While I was in there (supposedly setting out snack supplies so the kids could make their own teepees out of ice cream cones, chocolate, and hard candy), I couldn’t help but look at all the writing-related posters on the wall.
Fourth grade is a big writing year in elementary school. There were posters covering punctuation mechanics, grammar rules, commonly misspelled words, etc.
There was one poster though, that was a little more interesting to me. “Is your story idea a watermelon or a seed?”
Kids, naturally, sometimes come up with big ideas for stories—that don’t really work for a short writing assignment. “My Summer Vacation” instead of “The Worst Amusement Park Visit Ever!” The teacher’s point was that they needed to narrow their focus to get a better story.
But novelists are working with more pages to fill. We can afford a bigger picture.
Sometimes, though, that big picture doesn’t always work. I’ve definitely read books where I felt lost in the imaginary world the author had created. What was the primary plot? What character am I supposed to care about…and who is the protagonist? These books felt unfocused and rambling. What was the point? Was it a murder mystery or a family saga or lit fic with an agenda? What was the seed?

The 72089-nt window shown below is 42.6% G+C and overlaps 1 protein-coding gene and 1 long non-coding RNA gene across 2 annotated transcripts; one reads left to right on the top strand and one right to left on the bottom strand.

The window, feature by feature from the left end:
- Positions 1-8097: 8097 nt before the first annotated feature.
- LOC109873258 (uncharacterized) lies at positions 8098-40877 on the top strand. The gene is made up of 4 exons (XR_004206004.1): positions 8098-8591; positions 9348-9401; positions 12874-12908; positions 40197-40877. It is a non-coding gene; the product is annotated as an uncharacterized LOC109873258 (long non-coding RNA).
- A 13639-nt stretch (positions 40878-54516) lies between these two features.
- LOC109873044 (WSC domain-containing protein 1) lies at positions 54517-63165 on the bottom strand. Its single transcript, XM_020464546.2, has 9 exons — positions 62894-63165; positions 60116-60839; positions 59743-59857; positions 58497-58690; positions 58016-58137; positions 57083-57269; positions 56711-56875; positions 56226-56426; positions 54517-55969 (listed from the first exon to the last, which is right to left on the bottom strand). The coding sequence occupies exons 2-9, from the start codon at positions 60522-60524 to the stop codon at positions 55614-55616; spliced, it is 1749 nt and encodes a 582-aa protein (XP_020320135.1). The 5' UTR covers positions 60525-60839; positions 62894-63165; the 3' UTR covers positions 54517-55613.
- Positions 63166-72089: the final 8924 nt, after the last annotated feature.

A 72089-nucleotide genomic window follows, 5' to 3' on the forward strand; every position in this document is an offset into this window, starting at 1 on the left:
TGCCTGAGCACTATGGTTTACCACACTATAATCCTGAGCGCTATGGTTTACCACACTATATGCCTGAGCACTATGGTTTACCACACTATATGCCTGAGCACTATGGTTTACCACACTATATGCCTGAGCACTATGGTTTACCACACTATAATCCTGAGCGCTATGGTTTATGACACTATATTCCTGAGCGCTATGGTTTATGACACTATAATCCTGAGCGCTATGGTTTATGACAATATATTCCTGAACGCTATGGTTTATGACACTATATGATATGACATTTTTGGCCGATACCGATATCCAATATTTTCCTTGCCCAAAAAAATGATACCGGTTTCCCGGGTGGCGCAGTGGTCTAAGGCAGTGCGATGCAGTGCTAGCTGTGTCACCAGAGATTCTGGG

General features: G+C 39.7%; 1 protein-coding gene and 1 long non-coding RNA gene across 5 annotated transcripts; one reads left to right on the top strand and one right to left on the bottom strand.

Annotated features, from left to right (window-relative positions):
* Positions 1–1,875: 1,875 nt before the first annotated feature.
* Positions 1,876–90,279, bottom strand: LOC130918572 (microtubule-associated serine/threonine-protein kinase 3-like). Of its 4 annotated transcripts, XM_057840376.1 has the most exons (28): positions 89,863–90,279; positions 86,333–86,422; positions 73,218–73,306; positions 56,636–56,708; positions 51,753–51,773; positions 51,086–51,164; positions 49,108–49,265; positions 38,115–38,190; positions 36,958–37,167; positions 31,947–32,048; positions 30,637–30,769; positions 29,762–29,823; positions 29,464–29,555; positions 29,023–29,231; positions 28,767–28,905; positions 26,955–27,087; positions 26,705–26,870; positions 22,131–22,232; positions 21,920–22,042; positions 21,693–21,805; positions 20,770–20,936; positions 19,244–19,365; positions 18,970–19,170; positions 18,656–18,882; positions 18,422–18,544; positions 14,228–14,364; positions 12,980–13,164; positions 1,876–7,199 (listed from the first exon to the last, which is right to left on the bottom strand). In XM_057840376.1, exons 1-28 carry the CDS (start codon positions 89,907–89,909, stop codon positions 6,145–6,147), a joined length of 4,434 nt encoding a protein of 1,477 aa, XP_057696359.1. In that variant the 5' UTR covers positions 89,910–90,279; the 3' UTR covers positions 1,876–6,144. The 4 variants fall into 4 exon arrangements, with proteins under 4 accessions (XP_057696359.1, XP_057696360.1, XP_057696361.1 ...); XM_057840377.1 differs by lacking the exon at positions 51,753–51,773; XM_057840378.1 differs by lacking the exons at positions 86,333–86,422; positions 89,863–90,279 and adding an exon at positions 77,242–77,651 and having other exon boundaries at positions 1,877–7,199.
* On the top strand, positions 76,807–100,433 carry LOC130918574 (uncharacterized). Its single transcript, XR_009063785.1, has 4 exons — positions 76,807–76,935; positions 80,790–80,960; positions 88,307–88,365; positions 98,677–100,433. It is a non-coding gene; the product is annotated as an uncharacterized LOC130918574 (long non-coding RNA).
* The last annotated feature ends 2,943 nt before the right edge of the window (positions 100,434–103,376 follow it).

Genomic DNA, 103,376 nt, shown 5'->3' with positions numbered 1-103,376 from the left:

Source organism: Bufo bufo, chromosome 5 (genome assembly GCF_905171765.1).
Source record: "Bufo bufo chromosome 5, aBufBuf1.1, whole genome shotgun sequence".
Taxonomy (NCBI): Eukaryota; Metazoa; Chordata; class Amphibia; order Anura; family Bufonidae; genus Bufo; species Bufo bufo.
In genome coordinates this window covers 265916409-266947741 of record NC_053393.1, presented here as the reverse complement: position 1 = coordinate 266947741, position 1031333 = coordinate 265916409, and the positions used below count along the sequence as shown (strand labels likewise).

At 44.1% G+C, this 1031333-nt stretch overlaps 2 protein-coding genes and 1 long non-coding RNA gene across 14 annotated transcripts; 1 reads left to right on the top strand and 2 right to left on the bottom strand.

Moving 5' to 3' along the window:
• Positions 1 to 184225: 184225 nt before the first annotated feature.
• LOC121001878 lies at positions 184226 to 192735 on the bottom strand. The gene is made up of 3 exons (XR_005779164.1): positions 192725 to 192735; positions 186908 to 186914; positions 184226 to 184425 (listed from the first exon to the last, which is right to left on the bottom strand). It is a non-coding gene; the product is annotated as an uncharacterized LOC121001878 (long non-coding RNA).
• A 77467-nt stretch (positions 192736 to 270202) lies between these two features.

With genre fiction, the seed is pretty easy to find. The underlying thread of my books is a murder. And I don’t need to get too far away from it or else I’m off-target.
I’ve definitely edited down books before to get to the seed. Maybe there’s a subplot that’s fun, but doesn’t really tie in enough with the main story—maybe it’s an idea that needs its own book instead of being squeezed into a subplot. Or maybe there’s a secondary character that’s stealing the show and needs his own book.
Have you read books that don’t have a sharp enough focus? How do you winnow your plot down to the seed when you write?